Running the Light Sam Tallent Although it trades in all of the clich s and stereotypes of the stand-up comedian (the triumvirate of drink, drugs and divorce), Sam Tallent's debut novel depicts an extremely convincing fictional account of a touring road comic. The comedian Doug Stanhope (who himself released a fairly decent No Encore for the Donkey memoir in 2020) hyped Sam's book relentlessly on his podcast during lockdown... and justifiably so. I ripped through Running the Light in a few short hours, the only disappointment being that I can't seem to find videos online of Sam that come anywhere close to match up to his writing style. If you liked the rollercoaster energy of Paul Beatty's The Sellout, the cynicism of George Carlin and the car-crash invertibility of final season Breaking Bad, check this great book out.

Non-fiction Inside Story Martin Amis This was my first introduction to Martin Amis's work after hearing that his "novelised autobiography" contained a fair amount about Christopher Hitchens, an author with whom I had a one of those rather clich d parasocial relationship with in the early days of YouTube. (Hey, it could have been much worse.) Amis calls his book a "novelised autobiography", and just as much has been made of its quasi-fictional nature as the many diversions into didactic writing advice that betwixt each chapter: "Not content with being a novel, this book also wants to tell you how to write novels", complained Tim Adams in The Guardian. I suspect that reviewers who grew up with Martin since his debut book in 1973 rolled their eyes at yet another demonstration of his manifest cleverness, but as my first exposure to Amis's gift of observation, I confess that I was thought it was actually kinda clever. Try, for example, "it remains a maddening truth that both sexual success and sexual failure are steeply self-perpetuating" or "a hospital gym is a contradiction like a young Conservative", etc. Then again, perhaps I was experiencing a form of nostalgia for a pre-Gamergate YouTube, when everything in the world was a lot simpler... or at least things could be solved by articulate gentlemen who honed their art of rhetoric at the Oxford Union. I went on to read Martin's first novel, The Rachel Papers (is it 'arrogance' if you are, indeed, that confident?), as well as his 1997 Night Train. I plan to read more of him in the future.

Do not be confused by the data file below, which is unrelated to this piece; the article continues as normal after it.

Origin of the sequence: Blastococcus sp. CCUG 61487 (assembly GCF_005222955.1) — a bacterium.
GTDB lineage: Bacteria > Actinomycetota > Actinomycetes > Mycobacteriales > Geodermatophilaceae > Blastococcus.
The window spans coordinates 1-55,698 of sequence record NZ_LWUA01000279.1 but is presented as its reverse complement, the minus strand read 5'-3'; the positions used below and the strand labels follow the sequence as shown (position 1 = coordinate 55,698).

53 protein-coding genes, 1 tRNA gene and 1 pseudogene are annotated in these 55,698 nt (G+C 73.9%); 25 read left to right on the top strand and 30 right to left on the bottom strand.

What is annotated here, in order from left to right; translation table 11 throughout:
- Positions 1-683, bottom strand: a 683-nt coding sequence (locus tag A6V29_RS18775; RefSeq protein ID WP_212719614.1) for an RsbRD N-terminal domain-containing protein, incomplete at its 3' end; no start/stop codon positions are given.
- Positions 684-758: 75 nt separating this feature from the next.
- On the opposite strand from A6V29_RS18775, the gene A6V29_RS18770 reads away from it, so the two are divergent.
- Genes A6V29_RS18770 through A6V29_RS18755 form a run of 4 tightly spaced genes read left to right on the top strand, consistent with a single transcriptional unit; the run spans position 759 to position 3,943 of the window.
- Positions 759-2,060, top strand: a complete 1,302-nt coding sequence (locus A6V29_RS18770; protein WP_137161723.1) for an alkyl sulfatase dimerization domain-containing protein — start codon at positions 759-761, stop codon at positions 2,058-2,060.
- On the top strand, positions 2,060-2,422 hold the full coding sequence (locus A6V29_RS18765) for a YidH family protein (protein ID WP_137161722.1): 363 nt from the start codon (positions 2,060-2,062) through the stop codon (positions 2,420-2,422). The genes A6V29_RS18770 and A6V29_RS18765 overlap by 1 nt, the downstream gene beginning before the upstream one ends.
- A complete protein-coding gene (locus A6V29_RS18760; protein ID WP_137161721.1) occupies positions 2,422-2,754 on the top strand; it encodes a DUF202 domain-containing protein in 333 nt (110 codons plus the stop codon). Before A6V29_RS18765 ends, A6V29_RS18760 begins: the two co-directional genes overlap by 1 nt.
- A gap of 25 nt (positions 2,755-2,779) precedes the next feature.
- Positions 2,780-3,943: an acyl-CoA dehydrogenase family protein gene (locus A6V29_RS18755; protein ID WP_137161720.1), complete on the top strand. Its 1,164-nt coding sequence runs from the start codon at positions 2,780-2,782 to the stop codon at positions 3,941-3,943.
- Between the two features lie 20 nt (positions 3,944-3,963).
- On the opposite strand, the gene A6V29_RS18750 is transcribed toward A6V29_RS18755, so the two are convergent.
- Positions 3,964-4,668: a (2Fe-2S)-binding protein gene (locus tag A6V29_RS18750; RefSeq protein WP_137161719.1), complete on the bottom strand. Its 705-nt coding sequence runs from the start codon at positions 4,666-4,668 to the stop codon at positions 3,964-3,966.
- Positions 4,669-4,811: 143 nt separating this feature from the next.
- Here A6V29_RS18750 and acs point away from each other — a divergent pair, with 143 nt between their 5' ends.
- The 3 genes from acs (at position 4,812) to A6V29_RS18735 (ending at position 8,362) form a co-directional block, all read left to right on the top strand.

The Collected Essays, Journalism and Letters: Volume 1 & Volume 2 & Volume 3 & Volume 4 George Orwell These deceptively bulky four volumes contain all of George Orwell's essays, reviews and correspondence, from his teenage letters sent to local newspapers to notes to his literary executor on his deathbed in 1950. Reading this was part of a larger, multi-year project of mine to cover the entirety of his output. By including this here, however, I'm not recommending that you read everything that came out of Orwell's typewriter. The letters to friends and publishers will only be interesting to biographers or hardcore fans (although I would recommend Dorian Lynskey's The Ministry of Truth: A Biography of George Orwell's 1984 first). Furthermore, many of his book reviews will be of little interest today. Still, some insights can be gleaned; if there is any inconsistency in this huge corpus is that his best work is almost 'too' good and too impactful, making his merely-average writing appear like hackwork. There are some gems that don't make the usual essay collections too, and some of Orwell's most astute social commentary came out of series of articles he wrote for the left-leaning newspaper Tribune, related in many ways to the US Jacobin. You can also see some of his most famous ideas start to take shape years if not decades before they appear in his novels in these prototype blog posts. I also read Dennis Glover's novelised account of the writing of Nineteen-Eighty Four called The Last Man in Europe, and I plan to re-read some of Orwell's earlier novels during 2021 too, including A Clergyman's Daughter and his 'antebellum' Coming Up for Air that he wrote just before the Second World War; his most under-rated novel in my estimation. As it happens, and with the exception of the US and Spain, copyright in the works published in his lifetime ends on 1st January 2021. Make of that what you will.